16 And other sheep I hare, which are not of this fold: them also I must bring, and they shall hear my voice : and there shall be one fold, and one shepherd.
This text is full of consolation; which in a precious parable setteth forth Christ our Lord, and teacheth what manner of person he is, what his works are, and what affection he has toward man. Nevertheless, it cannot be distinctly understood, by comparing together light and darkness, day and night; that is, a good and evil shepherd, as the Lord doth in this place. Ye have oftentimes heard that God hath instituted and ordained two sorts of preaching in the world: One is, when the word of God is preached, which saith, "Thou shalt have no other gods before me. Thou shalt not kill; thou shalt not commit adultery ; thou shalt not steal," &c. Ex. xx» It also threatens that he who doth not keep these precepts, shall die.
But that preaching doth justify no man. Although a man be thereby compelled to show himself godly outwardly, before men, yet notwithstanding, he is offended at the law in his heart, and had much rather there were no law. The other ministry of the word, is the gospel; which shows where is to be
'received that which the law requireth. It neither urgeth nor threateneth; but allureth men gently. It showeth them what they must receive and take, whereby they may become righteous: Behold, here is Jesus Christ! he directeth them. These disagree one with another, as much as to receive and give, to exact and reward.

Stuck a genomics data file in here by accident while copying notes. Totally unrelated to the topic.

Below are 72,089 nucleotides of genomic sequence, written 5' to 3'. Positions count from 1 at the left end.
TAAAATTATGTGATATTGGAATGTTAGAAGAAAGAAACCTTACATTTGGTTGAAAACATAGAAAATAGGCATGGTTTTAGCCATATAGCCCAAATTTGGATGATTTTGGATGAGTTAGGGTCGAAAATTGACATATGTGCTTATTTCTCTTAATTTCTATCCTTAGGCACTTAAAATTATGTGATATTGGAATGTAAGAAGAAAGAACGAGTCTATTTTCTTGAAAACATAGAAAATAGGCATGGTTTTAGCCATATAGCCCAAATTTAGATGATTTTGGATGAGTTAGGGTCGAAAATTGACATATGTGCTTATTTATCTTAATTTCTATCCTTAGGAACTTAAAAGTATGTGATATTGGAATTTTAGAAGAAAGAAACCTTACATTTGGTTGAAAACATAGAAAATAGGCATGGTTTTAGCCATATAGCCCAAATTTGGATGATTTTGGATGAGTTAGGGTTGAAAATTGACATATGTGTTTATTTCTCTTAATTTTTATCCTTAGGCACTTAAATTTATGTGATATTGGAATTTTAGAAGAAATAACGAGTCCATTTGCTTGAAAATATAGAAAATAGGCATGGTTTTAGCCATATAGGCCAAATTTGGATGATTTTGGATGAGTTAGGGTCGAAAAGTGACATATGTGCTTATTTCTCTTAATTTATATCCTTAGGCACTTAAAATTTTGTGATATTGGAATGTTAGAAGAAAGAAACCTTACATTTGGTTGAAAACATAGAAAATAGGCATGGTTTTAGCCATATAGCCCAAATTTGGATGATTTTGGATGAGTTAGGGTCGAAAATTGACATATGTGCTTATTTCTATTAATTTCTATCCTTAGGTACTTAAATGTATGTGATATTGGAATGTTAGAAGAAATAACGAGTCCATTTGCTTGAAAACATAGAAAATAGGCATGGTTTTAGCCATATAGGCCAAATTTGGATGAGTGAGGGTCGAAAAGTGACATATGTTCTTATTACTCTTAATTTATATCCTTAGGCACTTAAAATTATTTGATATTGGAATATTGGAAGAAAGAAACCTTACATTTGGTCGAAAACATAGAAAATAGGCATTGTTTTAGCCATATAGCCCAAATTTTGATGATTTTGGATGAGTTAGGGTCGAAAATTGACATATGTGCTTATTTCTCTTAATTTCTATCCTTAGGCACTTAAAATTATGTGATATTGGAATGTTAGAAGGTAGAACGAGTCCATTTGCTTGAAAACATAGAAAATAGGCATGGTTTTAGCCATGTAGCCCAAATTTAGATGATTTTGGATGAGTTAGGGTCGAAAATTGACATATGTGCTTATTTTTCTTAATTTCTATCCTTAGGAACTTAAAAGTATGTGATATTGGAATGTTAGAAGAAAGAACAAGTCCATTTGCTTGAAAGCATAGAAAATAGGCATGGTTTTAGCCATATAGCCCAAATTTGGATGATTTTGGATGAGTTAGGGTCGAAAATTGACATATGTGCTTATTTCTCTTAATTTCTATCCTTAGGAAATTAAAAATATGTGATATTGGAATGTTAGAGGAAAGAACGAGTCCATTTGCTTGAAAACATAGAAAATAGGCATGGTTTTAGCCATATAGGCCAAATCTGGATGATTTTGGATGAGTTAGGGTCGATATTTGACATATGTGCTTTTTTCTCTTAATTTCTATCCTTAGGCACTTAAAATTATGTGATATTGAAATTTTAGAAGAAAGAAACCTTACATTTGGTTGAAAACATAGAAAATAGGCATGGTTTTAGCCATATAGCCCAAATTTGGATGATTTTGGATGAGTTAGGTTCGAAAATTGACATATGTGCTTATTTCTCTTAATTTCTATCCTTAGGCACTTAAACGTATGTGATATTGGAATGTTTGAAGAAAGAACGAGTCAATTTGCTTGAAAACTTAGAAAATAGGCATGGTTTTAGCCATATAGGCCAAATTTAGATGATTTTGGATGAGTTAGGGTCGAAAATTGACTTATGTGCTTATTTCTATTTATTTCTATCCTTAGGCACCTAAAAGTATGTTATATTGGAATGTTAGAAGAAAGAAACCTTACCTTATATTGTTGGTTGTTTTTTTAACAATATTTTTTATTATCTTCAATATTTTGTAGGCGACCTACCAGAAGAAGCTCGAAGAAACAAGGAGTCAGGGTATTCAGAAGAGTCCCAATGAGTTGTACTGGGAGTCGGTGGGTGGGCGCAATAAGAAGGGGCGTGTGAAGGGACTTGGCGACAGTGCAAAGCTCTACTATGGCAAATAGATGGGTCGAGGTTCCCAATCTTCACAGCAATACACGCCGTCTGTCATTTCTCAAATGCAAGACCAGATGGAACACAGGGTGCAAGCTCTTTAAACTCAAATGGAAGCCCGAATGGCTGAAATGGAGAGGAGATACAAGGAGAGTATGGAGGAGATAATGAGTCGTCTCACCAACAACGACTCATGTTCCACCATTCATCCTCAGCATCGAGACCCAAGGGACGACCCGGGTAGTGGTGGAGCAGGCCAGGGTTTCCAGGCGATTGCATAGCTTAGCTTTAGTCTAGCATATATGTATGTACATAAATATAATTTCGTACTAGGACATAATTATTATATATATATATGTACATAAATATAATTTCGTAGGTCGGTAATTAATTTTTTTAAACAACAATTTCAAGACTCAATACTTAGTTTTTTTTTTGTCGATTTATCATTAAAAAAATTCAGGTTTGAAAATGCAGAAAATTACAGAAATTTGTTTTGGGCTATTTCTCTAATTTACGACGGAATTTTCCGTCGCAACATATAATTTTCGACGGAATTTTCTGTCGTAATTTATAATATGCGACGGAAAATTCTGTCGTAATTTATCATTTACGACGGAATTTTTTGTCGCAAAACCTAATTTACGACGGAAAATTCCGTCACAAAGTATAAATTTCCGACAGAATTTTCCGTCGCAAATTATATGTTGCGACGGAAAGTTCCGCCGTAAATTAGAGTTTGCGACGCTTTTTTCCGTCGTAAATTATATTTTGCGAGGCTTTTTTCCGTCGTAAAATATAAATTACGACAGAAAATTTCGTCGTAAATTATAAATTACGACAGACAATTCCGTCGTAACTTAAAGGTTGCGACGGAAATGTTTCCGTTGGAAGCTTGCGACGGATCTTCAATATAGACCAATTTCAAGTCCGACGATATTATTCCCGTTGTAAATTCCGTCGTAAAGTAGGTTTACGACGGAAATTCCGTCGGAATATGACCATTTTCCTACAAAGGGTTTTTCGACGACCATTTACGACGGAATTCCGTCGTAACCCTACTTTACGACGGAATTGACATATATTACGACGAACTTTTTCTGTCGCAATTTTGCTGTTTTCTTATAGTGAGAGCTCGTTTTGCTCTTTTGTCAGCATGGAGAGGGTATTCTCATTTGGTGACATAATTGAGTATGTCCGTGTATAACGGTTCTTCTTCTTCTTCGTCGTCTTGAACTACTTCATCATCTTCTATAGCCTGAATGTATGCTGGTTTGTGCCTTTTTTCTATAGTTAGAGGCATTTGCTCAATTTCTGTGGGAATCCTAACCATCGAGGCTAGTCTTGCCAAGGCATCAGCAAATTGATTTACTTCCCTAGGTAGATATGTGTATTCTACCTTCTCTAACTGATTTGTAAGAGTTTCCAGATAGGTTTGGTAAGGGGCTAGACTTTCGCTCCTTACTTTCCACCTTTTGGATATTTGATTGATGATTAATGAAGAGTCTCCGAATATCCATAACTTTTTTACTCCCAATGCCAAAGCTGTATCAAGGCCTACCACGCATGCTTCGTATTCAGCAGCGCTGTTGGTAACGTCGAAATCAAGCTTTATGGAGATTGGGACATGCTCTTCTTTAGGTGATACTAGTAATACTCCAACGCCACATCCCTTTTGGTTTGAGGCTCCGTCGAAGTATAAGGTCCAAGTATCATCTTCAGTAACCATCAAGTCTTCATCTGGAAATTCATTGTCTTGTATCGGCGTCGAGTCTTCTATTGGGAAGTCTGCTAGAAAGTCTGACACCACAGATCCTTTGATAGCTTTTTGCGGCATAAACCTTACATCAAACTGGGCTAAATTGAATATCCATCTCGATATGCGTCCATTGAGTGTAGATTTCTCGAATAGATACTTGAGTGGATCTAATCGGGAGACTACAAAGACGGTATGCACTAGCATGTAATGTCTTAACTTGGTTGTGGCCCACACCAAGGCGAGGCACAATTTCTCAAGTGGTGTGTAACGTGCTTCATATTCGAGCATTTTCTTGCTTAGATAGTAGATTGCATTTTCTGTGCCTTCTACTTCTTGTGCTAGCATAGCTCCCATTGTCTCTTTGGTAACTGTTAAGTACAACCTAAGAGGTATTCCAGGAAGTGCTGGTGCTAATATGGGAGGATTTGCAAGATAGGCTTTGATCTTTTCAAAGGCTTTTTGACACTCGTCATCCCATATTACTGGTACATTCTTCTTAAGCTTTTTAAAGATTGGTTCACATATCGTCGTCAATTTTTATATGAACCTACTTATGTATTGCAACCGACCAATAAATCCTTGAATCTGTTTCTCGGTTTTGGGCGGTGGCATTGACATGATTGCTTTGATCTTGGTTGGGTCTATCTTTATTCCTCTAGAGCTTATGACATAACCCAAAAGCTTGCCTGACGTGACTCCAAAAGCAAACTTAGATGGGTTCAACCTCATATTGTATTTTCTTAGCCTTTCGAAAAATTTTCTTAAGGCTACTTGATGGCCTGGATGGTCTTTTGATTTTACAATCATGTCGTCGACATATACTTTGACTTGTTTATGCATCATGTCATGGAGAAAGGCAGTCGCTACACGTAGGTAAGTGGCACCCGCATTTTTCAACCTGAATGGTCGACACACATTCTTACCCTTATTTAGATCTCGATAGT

This difference should be well understood and explained. To hardened and untractable men, who feel not the gospel, the law is to be preached; and they are to be urged till they begin to feel molified and humbled, and acknowledge their disease; then is the time to begin to preach the gospel. These two sorts of preaching were instituted and ordained by the Almighty: besides these there are others which were not ordained of God, but are traditions invented by men; ordained by the pope and his prelates, wherewith they have perverted the gospel. These are not worthy to be called shepherds or hirelings; but they are those whom Christ calleth thieves, robbers, and wolves.
If we would guide men in the right way, it must be done by the word of God: if it be not done, we surely labour in vain. Christ treateth here of the second ministry of the word, and describeth of what sort it is : he maketh himself the chief, yea, the only shepherd: for he whom he doth not feed, remains unfed. Ye have heard that our Lord Jesus Christ, after his passion and death, was raised from the dead, and entered into immortality: not that he might sit idle in heaven, and rejoice with himself, but that he might receive a kingdom, and execute the functions of a governour and king ; of which all the prophets, yea, and the whole scripture, treats at large.
We must continually acknowledge him to be our governour and ruler ; neither must we think that he is idle in heaven, but that he doth from above govern